Puerto Rico Bundle: 10 works by 10 Puerto Rican Artists at Whitney Biennial

 Courtesy of Occupy Museums

PRAN - 10 works by 10 artists with $648,224.67 collective debt including debt to First Bank of Puerto Rico, Banco Popular and relationship to the Puerto Rican debt crisis collectively displayed at “Debtfair” a project of Occupy Museums for the Whitney Biennial:

Yazmín Hernández (1975)

What are some things you think should be done to address the debt crisis and the history of colonialism in Puerto Rico? 

More than debt, I am concerned with dignity and therefore support independence and the natural right to determine one’s own destiny. Colonialism continues to be the root of political and economic stagnation in Puerto Rico. The debt crisis cannot be discussed outside of the context of colonialism. It cannot be discussed without addressing archaic colonial laws such as la ley de Cabotaje/Jones Act that forces all goods entering Puerto Rico to leave from US ports on US ships. The debt crisis is compounded by an economy governed by outside corporations making millions here tax-free, investing their Puerto Rico earnings elsewhere and sabotaging local businesses in the process. The debt crisis is a moot point without addressing colonial capitalist exploitation of Puerto Rico.

De-debt: decolonize, 2017 Acrylic and collage on canvas, 18 x 14 inches

Sofía Maldonado (1984)

What are some things you think should be done to address the debt crisis and the history of colonialism in Puerto Rico?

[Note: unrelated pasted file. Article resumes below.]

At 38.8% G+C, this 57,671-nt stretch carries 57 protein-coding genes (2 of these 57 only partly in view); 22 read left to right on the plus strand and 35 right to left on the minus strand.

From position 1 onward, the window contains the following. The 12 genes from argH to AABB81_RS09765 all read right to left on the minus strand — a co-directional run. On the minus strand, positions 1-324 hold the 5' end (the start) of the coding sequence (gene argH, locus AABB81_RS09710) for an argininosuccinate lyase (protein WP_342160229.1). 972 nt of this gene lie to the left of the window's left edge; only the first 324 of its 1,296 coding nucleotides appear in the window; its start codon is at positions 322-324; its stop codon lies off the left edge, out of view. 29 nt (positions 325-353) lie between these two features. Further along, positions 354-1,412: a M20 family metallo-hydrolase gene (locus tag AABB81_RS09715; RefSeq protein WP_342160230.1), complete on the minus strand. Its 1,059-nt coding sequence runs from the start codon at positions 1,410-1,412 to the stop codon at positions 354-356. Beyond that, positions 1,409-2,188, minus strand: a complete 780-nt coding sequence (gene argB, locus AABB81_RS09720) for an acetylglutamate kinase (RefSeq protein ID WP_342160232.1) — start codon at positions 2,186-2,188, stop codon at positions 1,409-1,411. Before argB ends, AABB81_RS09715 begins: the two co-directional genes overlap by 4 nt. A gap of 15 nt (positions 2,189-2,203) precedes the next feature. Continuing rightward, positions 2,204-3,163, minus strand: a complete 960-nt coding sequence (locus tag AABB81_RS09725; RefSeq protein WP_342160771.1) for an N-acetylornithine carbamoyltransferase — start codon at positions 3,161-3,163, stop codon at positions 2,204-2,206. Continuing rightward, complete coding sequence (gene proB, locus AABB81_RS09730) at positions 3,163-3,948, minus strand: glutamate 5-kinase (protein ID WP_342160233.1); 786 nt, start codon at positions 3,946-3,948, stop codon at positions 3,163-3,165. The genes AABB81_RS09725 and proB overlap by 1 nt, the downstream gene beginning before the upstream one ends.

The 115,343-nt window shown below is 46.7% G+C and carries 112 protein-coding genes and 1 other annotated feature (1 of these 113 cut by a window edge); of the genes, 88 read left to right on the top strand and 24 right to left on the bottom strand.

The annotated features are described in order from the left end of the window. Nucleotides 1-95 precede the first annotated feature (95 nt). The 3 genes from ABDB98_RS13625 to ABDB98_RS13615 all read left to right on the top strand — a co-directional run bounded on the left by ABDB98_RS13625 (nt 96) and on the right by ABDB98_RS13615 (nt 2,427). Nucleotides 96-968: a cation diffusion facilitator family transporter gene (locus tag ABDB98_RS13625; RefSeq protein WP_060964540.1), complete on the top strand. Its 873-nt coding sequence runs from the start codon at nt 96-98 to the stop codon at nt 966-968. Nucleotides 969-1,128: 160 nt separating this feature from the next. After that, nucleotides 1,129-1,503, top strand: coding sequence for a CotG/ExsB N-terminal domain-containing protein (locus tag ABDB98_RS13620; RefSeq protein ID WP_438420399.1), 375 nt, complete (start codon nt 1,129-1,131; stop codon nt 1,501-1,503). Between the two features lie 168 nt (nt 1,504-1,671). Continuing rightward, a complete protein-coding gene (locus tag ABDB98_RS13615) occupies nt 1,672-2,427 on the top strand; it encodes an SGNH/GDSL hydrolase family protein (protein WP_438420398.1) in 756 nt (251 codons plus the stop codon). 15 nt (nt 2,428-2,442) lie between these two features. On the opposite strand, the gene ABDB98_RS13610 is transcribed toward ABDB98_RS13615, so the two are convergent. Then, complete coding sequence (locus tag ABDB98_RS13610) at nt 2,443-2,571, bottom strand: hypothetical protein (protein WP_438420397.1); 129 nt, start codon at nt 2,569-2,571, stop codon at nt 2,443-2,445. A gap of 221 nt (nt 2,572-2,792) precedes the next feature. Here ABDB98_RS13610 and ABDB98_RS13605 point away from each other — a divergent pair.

As creatives we can propose new initiatives and commit to their cultural development of Puerto Rico. After several years in New York City, I returned to my homeland at a time when approximately 50,000 people a year leave the island. My goal was to develop the project Kalaña (photo documentation submitted for the Debtfair) and to teach at La Escuela de Artes Plásticas. Teaching allows me to share my experience with and give back to the next generation of Puertorican artists. My most recent public art projects target vacant, neglected buildings in the city and use color and abstraction as signifiers. Kalaña served as a pilot project to reactivate unused buildings through the arts and community efforts. The project activated the inside of an old tobacco warehouse using color and abstraction, along with musical collaborations. Two years later, I founded Hielo A.I.R, an artist residency, and Open Studio Project, an independent art space - both were empty unused stores in the San Juan area.

Kalaña, 2016 Digital print, face mounted on plexi on museum board 
Photograph: Monica Felix 13 x 20 inches

Celestino Ortiz (1964)

What are some things you think should be done to address the debt crisis and the history of colonialism in Puerto Rico? 

All of this establishes Puerto Rico like a United States colony. All Puerto Rico has to do is focus to pay all the bills and keep away from more debts.

Linea del Ahora Eterno (Line of the Eternal Now), 2014 Acrylic, modeling paste 
and diamond dust on canvas 24 x 20 inches

Norma Vila Rivero (1982)

How has the Puerto Rican debt crisis affected you and those around you?